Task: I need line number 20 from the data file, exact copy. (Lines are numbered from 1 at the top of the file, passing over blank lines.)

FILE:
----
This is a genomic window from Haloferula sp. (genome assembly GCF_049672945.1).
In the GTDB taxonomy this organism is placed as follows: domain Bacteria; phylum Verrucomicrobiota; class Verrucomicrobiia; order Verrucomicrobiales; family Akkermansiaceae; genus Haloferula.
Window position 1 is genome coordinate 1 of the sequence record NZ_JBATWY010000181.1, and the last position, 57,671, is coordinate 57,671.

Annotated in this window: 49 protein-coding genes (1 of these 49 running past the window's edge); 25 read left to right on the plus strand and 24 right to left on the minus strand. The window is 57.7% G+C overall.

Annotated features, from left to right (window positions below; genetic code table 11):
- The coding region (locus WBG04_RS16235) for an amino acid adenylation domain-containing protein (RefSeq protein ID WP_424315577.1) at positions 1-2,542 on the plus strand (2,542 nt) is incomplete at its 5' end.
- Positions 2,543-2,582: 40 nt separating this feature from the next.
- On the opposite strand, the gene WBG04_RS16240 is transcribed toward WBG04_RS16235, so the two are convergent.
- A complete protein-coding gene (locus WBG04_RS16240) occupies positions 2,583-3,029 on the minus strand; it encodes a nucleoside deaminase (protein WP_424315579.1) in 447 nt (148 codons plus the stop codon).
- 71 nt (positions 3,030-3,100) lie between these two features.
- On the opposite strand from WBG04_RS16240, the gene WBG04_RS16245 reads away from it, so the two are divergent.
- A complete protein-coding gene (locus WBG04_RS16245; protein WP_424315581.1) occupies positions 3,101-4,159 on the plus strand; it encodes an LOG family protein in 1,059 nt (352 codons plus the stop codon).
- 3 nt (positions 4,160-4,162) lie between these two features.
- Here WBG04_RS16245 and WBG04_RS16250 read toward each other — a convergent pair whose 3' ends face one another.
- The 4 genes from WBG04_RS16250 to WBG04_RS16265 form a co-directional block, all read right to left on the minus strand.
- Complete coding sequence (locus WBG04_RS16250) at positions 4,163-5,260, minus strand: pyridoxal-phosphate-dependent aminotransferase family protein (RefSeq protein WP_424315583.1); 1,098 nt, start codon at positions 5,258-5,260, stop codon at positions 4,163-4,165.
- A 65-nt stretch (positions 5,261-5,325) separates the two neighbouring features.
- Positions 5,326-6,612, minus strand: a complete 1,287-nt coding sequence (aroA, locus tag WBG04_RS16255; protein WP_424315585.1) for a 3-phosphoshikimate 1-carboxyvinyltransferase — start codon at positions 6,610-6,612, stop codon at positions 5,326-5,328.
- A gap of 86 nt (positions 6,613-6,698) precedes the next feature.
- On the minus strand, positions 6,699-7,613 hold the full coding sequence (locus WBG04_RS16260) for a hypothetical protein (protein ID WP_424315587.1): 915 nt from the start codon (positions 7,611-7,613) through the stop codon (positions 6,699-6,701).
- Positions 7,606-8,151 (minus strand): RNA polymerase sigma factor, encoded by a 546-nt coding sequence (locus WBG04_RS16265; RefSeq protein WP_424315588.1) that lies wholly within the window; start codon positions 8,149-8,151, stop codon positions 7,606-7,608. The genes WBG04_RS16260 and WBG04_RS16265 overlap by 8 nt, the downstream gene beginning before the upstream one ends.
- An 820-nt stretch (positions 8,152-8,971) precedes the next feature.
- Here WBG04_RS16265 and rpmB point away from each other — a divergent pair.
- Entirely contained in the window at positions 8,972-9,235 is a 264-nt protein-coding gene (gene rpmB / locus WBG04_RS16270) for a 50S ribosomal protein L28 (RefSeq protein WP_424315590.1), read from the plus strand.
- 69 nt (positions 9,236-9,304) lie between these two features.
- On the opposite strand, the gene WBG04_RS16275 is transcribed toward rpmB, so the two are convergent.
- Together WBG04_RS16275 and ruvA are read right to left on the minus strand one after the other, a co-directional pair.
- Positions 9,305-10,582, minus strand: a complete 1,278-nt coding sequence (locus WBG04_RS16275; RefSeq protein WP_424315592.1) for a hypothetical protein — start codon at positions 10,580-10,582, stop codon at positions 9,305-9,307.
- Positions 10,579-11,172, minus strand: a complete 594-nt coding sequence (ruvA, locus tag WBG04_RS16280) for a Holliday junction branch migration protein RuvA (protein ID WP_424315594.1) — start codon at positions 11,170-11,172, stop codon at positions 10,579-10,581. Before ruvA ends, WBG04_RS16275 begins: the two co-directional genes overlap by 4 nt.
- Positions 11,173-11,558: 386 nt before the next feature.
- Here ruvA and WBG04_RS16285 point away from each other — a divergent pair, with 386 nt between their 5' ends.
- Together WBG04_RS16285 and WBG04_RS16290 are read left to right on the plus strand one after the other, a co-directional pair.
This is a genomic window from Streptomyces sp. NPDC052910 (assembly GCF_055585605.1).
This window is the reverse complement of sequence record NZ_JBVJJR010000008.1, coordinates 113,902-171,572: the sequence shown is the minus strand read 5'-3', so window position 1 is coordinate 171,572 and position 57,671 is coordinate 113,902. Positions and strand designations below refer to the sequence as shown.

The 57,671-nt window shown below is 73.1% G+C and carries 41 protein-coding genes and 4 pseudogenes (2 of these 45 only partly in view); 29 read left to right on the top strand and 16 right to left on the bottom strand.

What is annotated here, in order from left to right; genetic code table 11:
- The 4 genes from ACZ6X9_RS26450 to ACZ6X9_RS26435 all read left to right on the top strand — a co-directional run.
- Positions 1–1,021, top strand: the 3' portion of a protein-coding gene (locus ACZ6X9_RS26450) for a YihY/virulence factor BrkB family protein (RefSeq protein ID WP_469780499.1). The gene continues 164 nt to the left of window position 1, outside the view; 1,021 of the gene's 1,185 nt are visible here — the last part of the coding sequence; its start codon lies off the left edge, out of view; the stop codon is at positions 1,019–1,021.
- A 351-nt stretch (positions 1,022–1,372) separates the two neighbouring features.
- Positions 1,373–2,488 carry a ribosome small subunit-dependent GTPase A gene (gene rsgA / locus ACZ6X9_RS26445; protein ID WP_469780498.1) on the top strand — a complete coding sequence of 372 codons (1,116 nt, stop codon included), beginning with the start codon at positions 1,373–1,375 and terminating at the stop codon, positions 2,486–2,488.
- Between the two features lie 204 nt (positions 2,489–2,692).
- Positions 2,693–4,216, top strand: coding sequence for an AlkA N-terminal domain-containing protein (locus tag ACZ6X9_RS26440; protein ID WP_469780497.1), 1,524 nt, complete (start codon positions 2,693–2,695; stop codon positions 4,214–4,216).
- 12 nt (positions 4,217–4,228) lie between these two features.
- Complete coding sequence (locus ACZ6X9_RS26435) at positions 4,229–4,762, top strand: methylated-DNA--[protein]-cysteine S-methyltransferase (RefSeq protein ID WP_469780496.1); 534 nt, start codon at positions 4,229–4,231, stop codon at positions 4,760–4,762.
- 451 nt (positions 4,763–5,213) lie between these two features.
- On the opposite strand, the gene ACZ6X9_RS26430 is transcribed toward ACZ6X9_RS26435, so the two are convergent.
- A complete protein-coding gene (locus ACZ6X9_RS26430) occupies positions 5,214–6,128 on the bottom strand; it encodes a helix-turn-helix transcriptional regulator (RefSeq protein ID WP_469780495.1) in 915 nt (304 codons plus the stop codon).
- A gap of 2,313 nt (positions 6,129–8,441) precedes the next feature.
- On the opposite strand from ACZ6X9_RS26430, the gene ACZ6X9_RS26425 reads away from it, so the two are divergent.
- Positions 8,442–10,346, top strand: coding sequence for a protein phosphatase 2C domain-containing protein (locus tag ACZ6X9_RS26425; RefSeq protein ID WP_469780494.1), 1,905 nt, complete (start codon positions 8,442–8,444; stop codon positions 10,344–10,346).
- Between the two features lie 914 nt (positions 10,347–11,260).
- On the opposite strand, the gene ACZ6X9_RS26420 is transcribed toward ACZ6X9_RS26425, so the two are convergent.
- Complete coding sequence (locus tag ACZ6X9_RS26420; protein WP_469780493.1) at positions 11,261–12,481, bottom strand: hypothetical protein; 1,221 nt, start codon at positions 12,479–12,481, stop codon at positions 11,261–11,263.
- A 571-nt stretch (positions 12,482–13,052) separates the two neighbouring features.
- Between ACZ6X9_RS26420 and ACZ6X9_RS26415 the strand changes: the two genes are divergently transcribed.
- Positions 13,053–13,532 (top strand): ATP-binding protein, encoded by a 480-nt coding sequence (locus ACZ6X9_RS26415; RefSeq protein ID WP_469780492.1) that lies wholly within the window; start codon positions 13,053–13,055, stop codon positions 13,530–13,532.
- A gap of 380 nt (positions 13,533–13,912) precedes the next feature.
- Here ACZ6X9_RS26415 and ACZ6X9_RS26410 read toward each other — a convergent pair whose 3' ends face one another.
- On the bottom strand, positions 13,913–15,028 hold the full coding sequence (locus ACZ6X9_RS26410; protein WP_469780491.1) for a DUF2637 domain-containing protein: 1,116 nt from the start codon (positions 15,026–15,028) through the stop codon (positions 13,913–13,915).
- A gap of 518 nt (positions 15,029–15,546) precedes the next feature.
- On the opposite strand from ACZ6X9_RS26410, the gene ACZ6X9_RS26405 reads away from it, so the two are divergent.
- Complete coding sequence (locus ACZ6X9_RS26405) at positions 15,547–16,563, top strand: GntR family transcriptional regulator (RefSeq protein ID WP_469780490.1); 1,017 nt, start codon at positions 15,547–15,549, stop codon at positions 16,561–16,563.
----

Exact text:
- On the minus strand, positions 6,699-7,613 hold the full coding sequence (locus WBG04_RS16260) for a hypothetical protein (protein ID WP_424315587.1): 915 nt from the start codon (positions 7,611-7,613) through the stop codon (positions 6,699-6,701).